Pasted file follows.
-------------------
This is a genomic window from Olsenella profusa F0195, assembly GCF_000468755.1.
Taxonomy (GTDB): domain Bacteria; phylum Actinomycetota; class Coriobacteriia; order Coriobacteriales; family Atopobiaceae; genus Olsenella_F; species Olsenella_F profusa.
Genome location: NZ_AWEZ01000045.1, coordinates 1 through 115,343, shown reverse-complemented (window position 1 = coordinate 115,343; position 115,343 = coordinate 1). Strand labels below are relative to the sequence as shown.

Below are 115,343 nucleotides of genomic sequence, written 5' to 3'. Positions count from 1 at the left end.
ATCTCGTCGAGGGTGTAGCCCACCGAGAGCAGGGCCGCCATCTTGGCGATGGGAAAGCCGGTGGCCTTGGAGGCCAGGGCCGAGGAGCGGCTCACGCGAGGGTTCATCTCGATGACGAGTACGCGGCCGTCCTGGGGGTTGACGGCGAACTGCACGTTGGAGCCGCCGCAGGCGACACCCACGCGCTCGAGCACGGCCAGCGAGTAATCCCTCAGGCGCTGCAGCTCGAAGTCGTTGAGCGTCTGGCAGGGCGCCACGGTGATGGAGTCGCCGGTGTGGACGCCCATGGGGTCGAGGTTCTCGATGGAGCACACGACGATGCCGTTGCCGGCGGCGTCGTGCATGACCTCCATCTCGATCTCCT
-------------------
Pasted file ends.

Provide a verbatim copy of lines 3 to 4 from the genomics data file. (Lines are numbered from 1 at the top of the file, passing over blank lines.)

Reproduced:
Genome location: NZ_AWEZ01000045.1, coordinates 1 through 115,343, shown reverse-complemented (window position 1 = coordinate 115,343; position 115,343 = coordinate 1). Strand labels below are relative to the sequence as shown.

Below are 115,343 nucleotides of genomic sequence, written 5' to 3'. Positions count from 1 at the left end.